| NEW YORK
NEW YORK France's foreign minister said on Sunday that despite U.S.-led coalition air strikes on the Syrian army, it was Syrian government forces that were principally behind violations of a fragile ceasefire brokered by the United States and Russia.
"We have to hold on to this accord and keep it alive at all costs so we need to get over the events of the last few hours," Jean-Marc Ayrault told reporters at a ceremony at the site of the Sept. 11, 2001, attacks in New York.
"But while there were these incidents ... we shouldn't forget that what has harmed the American-Russian ceasefire is firstly the regime. It is always the regime of Bashar al-Assad."
Moscow stepped up its war of words with Washington on Sunday, saying the air strikes on the Syrian army, which killed dozens, threatened the implementation of the ceasefire plan and bordered on connivance with Islamic State.
Denouncing "tactics" by some, Ayrault, who has been critical of the United States for not sharing details of the ceasefire deal with its allies, said everything needed to be done during the U.N. General Assembly this week to "recreate the conditions for the ceasefire" and especially ensure aid entered the besieged city of Aleppo.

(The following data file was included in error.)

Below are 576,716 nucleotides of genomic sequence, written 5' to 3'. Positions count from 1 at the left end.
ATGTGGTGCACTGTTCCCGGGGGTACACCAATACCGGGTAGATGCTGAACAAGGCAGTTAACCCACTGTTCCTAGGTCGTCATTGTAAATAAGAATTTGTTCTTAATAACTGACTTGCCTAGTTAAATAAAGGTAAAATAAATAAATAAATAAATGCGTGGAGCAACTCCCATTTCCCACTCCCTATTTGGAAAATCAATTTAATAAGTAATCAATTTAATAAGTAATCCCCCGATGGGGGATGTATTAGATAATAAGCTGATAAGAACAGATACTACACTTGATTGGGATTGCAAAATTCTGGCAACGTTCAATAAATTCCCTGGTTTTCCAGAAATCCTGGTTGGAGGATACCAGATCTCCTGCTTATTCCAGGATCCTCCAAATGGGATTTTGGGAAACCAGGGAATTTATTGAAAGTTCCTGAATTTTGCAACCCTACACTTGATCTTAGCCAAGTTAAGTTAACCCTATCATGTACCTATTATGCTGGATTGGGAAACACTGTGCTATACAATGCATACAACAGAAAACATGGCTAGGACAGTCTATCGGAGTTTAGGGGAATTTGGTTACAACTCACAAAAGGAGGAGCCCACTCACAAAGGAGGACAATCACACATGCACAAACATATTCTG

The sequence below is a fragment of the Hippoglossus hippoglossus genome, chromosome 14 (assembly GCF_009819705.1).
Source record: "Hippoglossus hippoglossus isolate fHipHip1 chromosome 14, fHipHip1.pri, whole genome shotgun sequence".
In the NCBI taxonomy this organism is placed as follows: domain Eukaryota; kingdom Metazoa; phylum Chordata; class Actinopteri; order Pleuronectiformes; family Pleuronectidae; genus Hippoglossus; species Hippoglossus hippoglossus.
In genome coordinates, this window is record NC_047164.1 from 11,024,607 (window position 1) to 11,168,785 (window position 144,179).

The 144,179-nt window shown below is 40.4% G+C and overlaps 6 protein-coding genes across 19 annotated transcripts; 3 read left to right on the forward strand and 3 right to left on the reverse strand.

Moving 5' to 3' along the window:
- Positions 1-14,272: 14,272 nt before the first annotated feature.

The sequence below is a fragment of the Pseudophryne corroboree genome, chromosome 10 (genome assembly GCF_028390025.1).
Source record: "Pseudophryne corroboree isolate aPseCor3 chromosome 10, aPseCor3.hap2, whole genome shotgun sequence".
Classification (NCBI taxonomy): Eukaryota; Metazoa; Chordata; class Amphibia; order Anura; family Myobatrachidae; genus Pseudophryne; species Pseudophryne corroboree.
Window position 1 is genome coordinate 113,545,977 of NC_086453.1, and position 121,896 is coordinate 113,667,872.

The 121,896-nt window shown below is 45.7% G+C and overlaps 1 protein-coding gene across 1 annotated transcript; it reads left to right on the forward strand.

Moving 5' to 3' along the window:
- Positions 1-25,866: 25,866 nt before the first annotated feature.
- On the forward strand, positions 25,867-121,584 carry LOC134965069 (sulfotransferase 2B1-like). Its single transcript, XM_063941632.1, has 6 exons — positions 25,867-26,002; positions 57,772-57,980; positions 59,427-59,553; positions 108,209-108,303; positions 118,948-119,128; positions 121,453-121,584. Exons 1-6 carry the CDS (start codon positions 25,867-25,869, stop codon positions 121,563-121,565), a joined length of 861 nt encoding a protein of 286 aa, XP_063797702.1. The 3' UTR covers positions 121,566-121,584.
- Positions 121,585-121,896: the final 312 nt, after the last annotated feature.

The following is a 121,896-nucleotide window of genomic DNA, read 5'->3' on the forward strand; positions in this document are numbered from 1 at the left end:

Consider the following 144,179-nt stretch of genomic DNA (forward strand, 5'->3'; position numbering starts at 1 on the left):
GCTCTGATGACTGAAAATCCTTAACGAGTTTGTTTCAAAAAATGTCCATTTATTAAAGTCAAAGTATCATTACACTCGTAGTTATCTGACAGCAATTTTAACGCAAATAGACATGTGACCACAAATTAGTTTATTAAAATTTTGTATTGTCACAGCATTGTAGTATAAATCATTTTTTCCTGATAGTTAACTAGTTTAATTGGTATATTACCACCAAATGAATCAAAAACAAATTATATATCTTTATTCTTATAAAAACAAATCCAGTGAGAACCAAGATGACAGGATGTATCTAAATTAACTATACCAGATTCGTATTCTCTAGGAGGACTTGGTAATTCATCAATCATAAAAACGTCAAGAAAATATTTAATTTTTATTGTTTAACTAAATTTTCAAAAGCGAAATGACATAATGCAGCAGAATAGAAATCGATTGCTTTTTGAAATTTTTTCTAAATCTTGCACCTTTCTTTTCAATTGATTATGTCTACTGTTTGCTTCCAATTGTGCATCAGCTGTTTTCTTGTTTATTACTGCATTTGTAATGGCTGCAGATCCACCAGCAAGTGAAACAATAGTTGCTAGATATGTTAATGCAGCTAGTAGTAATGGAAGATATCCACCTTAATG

Under the deal, the United States and Russia are aiming for reduced violence over seven consecutive days before they move to the next stage of coordinating military strikes against the former Nusra Front and Islamic State, which are not party to the truce.
Moscow has said it wants the deal rubberstamped through a U.N. Security Council resolution.
"We can't back a deal if we don't know the main terms," Ayrault said.
France has also been pushing for a separate U.N. Security Council resolution after a joint investigation by the United Nations and the global chemical weapons watchdog OPCW found that Syrian government troops were responsible for two toxic gas attacks and Islamic State militants used sulfur mustard gas.
Paris is worried there could be a weak response to the reported chemical weapons attacks or that the issue could be sidelined because of the fragility of a Syria ceasefire deal agreed by Moscow and Washington.
"We aren't forgetting anything and notably the resolution to condemn chemical weapons. It would be tragic that the U.N. closed its eyes on the use of chemical weapons," Ayrault said.
(Reporting by John Irish; Editing by James Dalgleish)